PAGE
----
How to Build a Killer MVP App, Step 4: Planning Phase- Creating a Plan to Successfully Navigate Your Project Milestones


Over the last 15 years, Grio has collaborated with companies of all sizes to create hundreds of exceptional software solutions. Though there is no one-size-fits-all solution when it comes to building an app, we’ve discovered that starting your journey with your Minimum Value Product (MVP) is a great way to set yourself up for long-term success. In this blog series, we are taking our hard-won wisdom and sharing Grio’s ten essential steps for building a killer MVP.

In last week’s post, How to Build a Killer MVP, Step 3: Market Discovery Phase- Using Market Analysis to Gain Leverage Over the Competition, we explored how conducting a market analysis can help you identify your primary market and what sets you apart from the competition. 

In this week’s blog post, we cover the fourth step for building a killer MVP: the Planning Phase. We discuss strategies and best practices for creating a plan for your MVP and explore the various components of MVP plans, including user stories, architecture, and conceptual designs. 

Series Recap

An MVP, or minimal viable product, is a bare-bones version of your app. MVPs allow you to save time and money on development while testing the viability of your product, engaging investors and stakeholders, and going to market sooner. You can read all about the benefits of MVPs in our first post, How to Build a Killer MVP: Introduction.

In our previous posts, we have also covered the first three steps to building a killer MVP:

Below, we introduce Step 4: Planning Phase- Creating a Plan to Successfully Navigate Your Project Milestones. 

The Planning Phase

Ideas are great. But in order to execute them, you need a plan. What resources do you need? What are your priorities? Are there unknowns or knowledge gaps that could put the project at risk?

The planning phase of building a web app
Thorough planning helps ensure smooth app development.

Once goals and features are roughly set with epics, you can create a high-level plan that identifies key milestones. Note the plan you create initially isn’t set in stone, but will help guide you through the trials and tribulations of product development.

Your plan should include:

  • Phases of the project
  • Timeline for each phase
  • Resources needed in each phase
  • Budgetary expectations for each phase and the overall project
  • Key milestones for eventual delivery, such as alpha testing, feature completion, and feature release

Note that predicting budgets and timelines can be complicated with software projects, as simply doubling the resources on a project doesn’t necessarily halve the time to deliver.

Your plan should additionally include a few key components:

User Stories

A user story is the smallest unit of work in an Agile framework, and describes what the user wants to do within a software system to achieve something valuable. User stories are short, plain-language descriptions of a goal from the end user’s perspective. 

User stories do not describe a specific software feature or business objective, but rather clearly articulate who the user is, what they want to do, and why they want to accomplish something.

User stories are often expressed in simple sentences, structured as follows:

“As a [type of user], I [want to], so that [I can accomplish this goal].”

In Step 2: User Discovery, we used the example of building a social media app for vloggers to show how to define user roles. Referring back to this example, a user story could be, “As a vlogger, I want to make my video more interesting so that it gets more views.”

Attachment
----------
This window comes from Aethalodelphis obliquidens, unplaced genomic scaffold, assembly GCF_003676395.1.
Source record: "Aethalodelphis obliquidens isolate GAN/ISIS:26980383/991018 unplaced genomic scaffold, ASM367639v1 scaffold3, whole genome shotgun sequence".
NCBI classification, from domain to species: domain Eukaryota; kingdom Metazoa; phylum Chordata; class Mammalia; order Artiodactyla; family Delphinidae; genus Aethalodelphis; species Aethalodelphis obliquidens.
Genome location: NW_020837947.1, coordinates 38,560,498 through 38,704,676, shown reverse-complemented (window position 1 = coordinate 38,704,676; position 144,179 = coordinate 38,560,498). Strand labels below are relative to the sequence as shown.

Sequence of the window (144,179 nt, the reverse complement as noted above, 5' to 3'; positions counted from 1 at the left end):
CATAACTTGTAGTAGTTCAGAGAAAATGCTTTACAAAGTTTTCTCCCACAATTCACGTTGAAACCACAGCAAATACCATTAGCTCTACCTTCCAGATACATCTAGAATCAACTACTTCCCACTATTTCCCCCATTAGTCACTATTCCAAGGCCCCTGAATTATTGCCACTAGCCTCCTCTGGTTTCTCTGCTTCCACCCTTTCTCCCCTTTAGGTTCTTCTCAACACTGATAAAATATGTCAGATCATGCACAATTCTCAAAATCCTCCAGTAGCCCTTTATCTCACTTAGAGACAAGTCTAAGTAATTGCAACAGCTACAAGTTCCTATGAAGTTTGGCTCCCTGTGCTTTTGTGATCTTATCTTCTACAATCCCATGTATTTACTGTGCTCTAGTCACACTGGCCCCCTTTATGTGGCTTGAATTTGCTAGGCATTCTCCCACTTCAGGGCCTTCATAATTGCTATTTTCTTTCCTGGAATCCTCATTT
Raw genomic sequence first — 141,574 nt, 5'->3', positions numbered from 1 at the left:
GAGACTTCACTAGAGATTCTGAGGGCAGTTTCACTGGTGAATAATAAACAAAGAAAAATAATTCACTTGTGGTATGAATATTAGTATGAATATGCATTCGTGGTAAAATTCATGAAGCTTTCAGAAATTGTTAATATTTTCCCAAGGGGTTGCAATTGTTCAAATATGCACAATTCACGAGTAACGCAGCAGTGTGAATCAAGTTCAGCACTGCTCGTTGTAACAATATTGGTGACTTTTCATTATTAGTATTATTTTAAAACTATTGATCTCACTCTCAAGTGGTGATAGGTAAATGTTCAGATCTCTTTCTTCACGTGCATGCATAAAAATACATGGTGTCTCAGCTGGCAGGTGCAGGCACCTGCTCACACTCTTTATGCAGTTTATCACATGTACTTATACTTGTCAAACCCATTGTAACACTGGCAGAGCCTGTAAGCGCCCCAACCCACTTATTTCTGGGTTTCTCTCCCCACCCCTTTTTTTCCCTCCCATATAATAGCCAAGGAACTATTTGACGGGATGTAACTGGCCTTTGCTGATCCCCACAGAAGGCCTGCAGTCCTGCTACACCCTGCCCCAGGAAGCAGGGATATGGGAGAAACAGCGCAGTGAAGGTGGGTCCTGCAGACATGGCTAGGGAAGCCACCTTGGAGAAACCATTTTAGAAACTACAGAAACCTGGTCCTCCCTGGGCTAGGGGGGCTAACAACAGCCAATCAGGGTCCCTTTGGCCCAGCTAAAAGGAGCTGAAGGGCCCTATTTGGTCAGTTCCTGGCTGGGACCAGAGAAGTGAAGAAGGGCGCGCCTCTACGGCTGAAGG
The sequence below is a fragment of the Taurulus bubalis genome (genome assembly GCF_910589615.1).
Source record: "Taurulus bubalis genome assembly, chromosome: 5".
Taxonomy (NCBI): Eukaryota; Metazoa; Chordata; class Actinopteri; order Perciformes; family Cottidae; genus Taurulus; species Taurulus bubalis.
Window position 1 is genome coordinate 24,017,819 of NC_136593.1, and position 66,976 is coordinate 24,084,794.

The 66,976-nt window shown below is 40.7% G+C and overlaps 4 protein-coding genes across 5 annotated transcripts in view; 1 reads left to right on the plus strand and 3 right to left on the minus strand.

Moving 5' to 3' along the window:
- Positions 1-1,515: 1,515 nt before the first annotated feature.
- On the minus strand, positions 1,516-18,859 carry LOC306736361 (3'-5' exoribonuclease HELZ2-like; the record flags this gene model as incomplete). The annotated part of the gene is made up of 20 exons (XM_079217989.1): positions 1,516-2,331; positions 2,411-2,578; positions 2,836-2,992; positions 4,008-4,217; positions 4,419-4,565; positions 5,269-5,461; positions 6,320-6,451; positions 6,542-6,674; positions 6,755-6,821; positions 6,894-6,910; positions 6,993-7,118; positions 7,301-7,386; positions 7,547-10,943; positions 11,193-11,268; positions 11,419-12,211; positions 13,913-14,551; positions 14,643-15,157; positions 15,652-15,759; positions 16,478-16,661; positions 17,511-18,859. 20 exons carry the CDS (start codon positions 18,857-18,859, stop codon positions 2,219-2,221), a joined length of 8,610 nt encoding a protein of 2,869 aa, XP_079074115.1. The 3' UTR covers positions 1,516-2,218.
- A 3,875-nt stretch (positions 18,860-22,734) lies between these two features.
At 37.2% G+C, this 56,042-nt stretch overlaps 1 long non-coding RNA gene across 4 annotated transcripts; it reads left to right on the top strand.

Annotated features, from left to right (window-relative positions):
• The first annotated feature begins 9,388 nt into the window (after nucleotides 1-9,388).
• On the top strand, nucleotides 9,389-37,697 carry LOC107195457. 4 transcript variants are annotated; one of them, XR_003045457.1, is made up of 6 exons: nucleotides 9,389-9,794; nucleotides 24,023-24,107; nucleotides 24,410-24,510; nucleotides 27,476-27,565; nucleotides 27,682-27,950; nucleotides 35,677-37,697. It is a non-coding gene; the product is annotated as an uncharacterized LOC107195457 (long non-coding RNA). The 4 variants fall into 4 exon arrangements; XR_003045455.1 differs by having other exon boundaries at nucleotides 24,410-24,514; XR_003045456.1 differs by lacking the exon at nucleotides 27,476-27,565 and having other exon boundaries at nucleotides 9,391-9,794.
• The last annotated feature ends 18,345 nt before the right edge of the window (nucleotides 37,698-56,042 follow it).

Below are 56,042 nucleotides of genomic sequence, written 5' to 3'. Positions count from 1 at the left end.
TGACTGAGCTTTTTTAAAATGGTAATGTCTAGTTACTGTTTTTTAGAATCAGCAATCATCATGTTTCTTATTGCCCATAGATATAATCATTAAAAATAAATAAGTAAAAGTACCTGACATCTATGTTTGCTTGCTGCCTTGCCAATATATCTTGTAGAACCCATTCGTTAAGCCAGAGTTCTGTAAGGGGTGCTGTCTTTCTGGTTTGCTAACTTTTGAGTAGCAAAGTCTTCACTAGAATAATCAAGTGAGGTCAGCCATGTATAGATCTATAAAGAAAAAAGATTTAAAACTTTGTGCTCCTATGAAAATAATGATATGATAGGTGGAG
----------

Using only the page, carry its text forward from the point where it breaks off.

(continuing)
Engineering has a lot to think about at the onset of a project, including how the app will send and receive information, where the data will be stored, what kind of notifications are required for the product, etc. During Discovery, these high-level architectural decisions can be made in parallel with the product definition; however, in the Planning Phase, more specific technical decisions will need to be made.

Engineering will need to define the following integral parts of a mobile app project:

  • Technical Architecture: The set of rules and techniques that will be used when developing the app. 
  • Tech Stack: All of the technologies to be used in development, including programming languages, databases, and tools. 
  • Backend and Server Technology: The database and server-side objects needed to support the mobile app functionality
  • Application Programming Interface (API): The method of communication between the app and a back-end server/database
  • Frontend Technology: The native mobile app an end-user installs and interacts with on their mobile devices.

Conceptual Designs

Conceptual designs are a great way to communicate what your app may look like.
Some of Grio’s mobile app development conceptual designs.

Conceptual designs are a great way to communicate to stakeholders what your app may look like. These are by no means final designs. Rather, they serve as a visual representation of the high-level concepts and potential features identified during the Discovery Phase. These conceptual designs can be a starting point for the more formal UI/UX and visual designs used by developers.

Building a Killer MVP: Next Steps

Once you’ve outlined the plan for your MVP, learn about Step 5 in our next blog post, How to Build a Killer MVP App, Step 5: Design Phase- Taking Your Product from Paper to Prototype.

Let’s discuss how we can transform your brilliant idea into a killer app.

Book a free MVP consultation with one of our industry experts today.

Learn more about Grio’s end-to-end app design and delivery plan, the MVP Blueprint.

If you missed other posts in this series, check out: 

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